Translatability derives from the verb translate which, according to the American Heritage Dictionary, comes from Middle English translaten, from French translater, from Latin trānslātus, past participle of trānsferre, 'to transfer': trans-, 'trans-' + lātus, 'brought'.
We will first discuss translatability by highlighting the relationships between language, thought, and reality. Two opposed trends stand out: the relativist and universalist approaches to translatability. The former advocates its impossibility (Humboldt, Sapir, Whorf), whereas the latter speaks for its possibility (Fedorov, Steiner, Nida). Translating is a bilingual communicative event involving a source language (SL) sender with a specific intention, a target language (TL) receiver, a translator who seeks to recreate the SL message in the TL text, and a commissioner who asks for a “translation proper” or any other type of text (e.g. adaptation, commentary). At the textual level, some kind of equivalence or representation holds between the SL and the TL texts. The TL socio-cultural translation norms may call for a transformation or even a manipulation of the original. Translatability can then be approached as a relative (Coseriu, Koller, Neubert & Shreve), not as an absolute notion.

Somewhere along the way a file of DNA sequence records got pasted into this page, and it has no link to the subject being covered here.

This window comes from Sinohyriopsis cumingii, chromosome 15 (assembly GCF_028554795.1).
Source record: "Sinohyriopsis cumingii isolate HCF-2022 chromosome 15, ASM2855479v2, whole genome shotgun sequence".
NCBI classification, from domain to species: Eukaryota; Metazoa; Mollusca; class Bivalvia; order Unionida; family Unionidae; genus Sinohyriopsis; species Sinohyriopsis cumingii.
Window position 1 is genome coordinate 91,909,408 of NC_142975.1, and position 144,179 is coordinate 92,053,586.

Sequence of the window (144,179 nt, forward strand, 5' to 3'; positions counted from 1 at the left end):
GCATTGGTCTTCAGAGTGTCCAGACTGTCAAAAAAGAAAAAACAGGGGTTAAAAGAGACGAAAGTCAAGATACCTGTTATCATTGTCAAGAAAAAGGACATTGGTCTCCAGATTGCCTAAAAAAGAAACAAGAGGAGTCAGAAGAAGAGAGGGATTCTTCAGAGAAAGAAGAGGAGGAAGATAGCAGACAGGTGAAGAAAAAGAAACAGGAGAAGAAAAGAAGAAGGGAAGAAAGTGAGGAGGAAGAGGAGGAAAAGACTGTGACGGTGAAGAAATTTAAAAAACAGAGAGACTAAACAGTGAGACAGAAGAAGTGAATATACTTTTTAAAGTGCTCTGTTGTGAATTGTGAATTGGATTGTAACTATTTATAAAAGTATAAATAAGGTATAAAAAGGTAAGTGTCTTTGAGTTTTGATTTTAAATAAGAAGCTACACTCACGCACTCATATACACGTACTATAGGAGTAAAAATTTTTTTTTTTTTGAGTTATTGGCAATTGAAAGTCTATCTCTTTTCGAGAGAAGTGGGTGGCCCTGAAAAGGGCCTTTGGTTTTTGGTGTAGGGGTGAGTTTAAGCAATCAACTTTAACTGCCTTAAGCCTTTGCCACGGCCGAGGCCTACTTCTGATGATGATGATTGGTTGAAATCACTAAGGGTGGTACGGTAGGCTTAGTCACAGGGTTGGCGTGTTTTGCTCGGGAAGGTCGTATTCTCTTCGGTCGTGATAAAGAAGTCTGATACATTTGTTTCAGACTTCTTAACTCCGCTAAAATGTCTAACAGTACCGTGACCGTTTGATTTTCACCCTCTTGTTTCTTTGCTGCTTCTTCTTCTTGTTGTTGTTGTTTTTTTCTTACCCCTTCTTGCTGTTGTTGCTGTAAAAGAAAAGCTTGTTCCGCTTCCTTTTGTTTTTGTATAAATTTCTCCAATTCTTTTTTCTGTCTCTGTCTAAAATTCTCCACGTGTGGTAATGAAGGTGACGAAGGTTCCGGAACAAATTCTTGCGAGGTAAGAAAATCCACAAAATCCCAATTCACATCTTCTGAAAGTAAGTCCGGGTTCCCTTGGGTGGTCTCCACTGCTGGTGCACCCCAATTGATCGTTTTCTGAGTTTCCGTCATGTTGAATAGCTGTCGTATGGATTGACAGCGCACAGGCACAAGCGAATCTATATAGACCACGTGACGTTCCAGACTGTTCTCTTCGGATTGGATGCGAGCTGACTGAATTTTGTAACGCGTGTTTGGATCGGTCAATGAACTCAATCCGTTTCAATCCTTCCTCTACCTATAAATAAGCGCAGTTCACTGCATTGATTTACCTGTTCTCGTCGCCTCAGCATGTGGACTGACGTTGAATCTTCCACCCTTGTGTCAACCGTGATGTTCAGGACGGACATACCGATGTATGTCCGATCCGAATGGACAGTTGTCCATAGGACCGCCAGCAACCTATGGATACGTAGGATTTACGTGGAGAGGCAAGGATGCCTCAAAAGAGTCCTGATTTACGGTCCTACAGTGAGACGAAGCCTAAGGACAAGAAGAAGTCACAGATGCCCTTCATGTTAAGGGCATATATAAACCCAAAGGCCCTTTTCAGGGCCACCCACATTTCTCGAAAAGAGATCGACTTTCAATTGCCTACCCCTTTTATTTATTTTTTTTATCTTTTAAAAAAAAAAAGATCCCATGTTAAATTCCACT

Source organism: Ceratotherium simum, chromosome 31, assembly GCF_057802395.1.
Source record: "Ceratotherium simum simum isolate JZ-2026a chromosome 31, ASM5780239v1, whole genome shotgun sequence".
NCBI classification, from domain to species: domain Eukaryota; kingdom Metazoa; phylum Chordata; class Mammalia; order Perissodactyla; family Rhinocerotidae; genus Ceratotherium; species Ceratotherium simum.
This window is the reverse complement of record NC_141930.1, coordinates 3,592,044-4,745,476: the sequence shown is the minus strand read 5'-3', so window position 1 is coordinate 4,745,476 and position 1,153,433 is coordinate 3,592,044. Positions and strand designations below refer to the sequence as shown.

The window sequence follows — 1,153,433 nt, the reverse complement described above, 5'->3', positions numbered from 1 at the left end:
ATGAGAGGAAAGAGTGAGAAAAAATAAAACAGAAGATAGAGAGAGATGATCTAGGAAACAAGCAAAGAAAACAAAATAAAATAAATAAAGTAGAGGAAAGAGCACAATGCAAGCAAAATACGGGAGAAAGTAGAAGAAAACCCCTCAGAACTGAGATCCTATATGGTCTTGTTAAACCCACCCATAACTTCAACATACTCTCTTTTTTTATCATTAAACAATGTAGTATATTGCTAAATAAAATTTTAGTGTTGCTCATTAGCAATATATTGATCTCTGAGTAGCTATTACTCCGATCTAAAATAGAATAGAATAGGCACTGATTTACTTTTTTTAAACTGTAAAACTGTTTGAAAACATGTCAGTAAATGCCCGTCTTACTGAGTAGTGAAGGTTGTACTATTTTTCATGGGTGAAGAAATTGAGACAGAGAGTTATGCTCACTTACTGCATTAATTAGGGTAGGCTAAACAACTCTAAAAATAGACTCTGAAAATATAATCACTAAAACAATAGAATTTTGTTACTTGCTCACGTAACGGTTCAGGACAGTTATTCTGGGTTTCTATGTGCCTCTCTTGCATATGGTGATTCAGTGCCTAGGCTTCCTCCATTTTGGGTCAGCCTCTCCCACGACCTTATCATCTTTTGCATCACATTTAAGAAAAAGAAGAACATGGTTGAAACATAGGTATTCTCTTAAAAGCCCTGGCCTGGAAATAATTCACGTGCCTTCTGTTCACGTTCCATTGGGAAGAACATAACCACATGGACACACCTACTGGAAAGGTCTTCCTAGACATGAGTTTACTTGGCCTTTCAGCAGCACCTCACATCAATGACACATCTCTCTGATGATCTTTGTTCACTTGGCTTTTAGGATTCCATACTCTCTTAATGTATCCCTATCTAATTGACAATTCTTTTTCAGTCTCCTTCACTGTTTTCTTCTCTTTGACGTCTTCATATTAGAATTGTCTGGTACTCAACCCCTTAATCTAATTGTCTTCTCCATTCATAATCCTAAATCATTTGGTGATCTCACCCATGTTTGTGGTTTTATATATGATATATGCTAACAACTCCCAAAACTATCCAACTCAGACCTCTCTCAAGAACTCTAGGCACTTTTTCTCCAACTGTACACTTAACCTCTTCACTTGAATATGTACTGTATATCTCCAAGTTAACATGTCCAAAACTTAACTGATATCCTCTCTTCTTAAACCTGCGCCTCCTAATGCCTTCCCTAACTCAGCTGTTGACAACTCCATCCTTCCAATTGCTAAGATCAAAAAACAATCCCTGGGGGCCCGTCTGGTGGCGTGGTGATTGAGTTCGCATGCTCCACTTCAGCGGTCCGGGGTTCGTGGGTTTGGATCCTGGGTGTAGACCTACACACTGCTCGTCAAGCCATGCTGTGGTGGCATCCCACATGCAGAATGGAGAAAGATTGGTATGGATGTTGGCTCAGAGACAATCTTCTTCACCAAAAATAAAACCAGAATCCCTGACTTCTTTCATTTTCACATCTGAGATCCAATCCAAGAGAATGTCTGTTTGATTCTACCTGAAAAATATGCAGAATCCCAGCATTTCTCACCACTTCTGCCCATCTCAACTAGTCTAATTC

Translatability problems may be classed into metalinguistic and text-bound. Metalinguistic difficulties (e.g., wordplays, puns, ambiguity) arise when the SL text contains cases where the content derives directly from its linguistic form. On the other hand, text-bound problems occur in the translation of specific text types. Translatability-related difficulties in philosophical, biblical, and literary texts are briefly discussed. As a conclusion, translatability seems to be impossible if one holds a purely formal linguistic perspective that strives to exactly match the syntactic and semantic structures of the SL and TL systems. Translatability between the SL and TL texts holds, as long as the intended communicative purpose of the SL text is reproduced in the TL text. Textual pragmatic equivalence would be the translatability criterion in this case. Finally, cultural untranslatability is overcome, if the translator recreates a TL text that is adequate regarding the TL socio-cultural translation norms and the expectations of the TL audience, e.g., literary and advertising texts. The translatability criterion would be socio-cultural adequacy. Textual pragmatic equivalence and socio-cultural adequacy are complementary translatability criteria, e.g., one can translate a literary text maintaining pragmatic equivalence with specific cultural adaptations.
|Sergio Bolaños Cuéllar|
|Bolaños Cuéllar, Sergio. 2022. "Translatability" @ ENTI (Encyclopedia of translation & interpreting). AIETI.|